That these books by his favourite authors were not merely read but critically studied is evident from the notes containing his reactions to passages of special interest; and from the many pencilled annotations, queries and cross-references in the margins. No one looking over his copy of, for instance, Ronald Knox's A Retreat for Laymen would be left in any doubt as to the seriousness with which Finbar had read and pondered such essays as 'The Problem of Suffering' or 'The Fear of Death.' Two factors seem to have attracted him to these writers -- their sturdy, uncompromising Catholicism and their respect for what is best in tradition.  

Finbar had taught Latin to senior classes for many years. Consequently he was familiar with some of the best Latin prose and poetry. He was particularly fond of Horace's Odes and was always happy to discuss a memorable ode with anyone who shared his appreciation of them. Significant of his fondness for some classical authors is the fact that among the handful of books he took with him to La Sagesse nursing home was a copy of the Satires of Juvenal -- a somewhat surprising choice for a man who, although neither he nor his confreres suspected it at the time, was sick unto death. 

Many of Finbar's friends have borne witness to his assiduity as a correspondent. His family circle was a wide one and with all its members he kept in touch by means of regular letters. To the very end of his life he used the letter as a means of keeping warm friendships, many of them dating back a goodly number of years. Those of his former pupils who wrote to him were always sure of an appreciative letter in return. These letters he regarded as part of his apostolate and one feels that their recipients, many of them scattered in far-flung corners of the world, must have benefited from them. 

One of his correspondents in later years was the late Thomas Merton, Cistercian and world-famous author. Finbar used to tell the story of his reading in one or other of Merton's books of the loneliness he had felt on a certain Christmas morning when there was not a single letter for him among those distributed by the abbot in the chapter room. Here, thought Finbar, was a situation that could easily be remedied. A man who had experienced loneliness himself, he could appreciate its effect on others. He wrote to Father Merton the following Christmas, thus initiating an annual exchange of greetings which continued until the priest's death a few years ago.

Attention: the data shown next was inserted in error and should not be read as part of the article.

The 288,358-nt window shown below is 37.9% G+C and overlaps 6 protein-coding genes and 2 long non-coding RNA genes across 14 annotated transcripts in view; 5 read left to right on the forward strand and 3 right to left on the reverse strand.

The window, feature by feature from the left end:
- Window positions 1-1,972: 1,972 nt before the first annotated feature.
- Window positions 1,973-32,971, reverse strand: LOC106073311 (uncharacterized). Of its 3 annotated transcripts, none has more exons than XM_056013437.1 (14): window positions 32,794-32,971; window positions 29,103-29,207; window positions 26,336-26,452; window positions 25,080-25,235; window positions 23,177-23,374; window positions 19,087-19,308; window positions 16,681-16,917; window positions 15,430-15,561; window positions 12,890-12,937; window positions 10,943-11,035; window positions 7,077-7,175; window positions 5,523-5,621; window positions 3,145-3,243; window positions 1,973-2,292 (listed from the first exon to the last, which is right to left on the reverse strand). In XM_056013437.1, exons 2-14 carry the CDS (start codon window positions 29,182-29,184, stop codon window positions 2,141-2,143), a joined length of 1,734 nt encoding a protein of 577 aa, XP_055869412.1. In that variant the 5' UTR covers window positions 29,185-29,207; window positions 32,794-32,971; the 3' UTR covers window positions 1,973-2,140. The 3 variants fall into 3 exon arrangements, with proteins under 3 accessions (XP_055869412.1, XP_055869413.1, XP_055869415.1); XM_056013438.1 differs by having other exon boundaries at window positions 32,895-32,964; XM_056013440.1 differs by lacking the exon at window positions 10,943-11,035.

Among Finbar's most treasured possessions was a piece of correspondence from the late Brother Nicholas Kealy, one of the small band of brothers who laboured in China in the 1920s. It consists of two small notebooks in which Nicholas wrote a day-by-day account of the voyage to China. It is a very interesting and moving document, a testimony both to the noble spirituality of the writer and to the depth of his esteem for Finbar. One regrets that Finbar's letters to his friend have not survived, for they would surely have revealed a deeply felt reaction to the observations of his confrere.

We are indebted to Sister Carmel for the account of his last months on earth: 

In 1968 he complained of internal pains and was put on a diet by the doctor. He continued in school from February until May, when he got a severe chill. This played havoc with him and the old complaint, asthma. which had lain dormant for years, returned. He came to Ireland in July to see a specialist and underwent a major stomach operation in St Vincent's hospital, where he remained for four months. Asthma attacks did not help, but he slowly recovered and went to Booterstown for some time. Early in 1969 he went to the old family home in Cork, where his eldest brother, Paddy, lived. Here he made wonderful progress and went back to England feeling fine. Of course, the asthma never left him, but he carried on after each attack. 

In 1970 when his eldest and dearIy-loved brother was struck down with a fatal illness and given only three months to live, Brother Finbar's heart was torn in two. He came to Cork in May, to visit his brother in hospital and remained about two weeks. He was sad on leaving, as he knew Paddy had not long to live. He returned in a fortnight for the funeral, and no one was more lonely than Sam as he stood at the coffin. Afterwards he returned to England but came back in August for the annual vacation to Dalkey. Here he spent a happy month and seemed to be his old self. Before returning to England he visited his brother John in Dundalk. There he got a very severe attack of asthma and was removed to Louth Hospital and anointed. Again he recovered.

He wrote frequently during the autumn term; so no one suspected that he had not long to live. He had another bad attack on 5 December and went to the nursing home in the city for injections. He remained there overnight and on Friday was in good form, reading and chatting. On Saturday morning he was found dead in bed. There was not a ruffle and he lay there as if quietly sleeping. He died as he had lived, slipping away to the Lord he had served so well. The shock to his family and to his brothers was great, but he was free from pain at last and no one would call him back. He missed his brother more than we can say, and he joined him for Christmas. His funeral was sad but beautiful. The boys sang the Mass and he was laid to rest in Blackpool, where he had served for twenty-five years. May he rest in peace!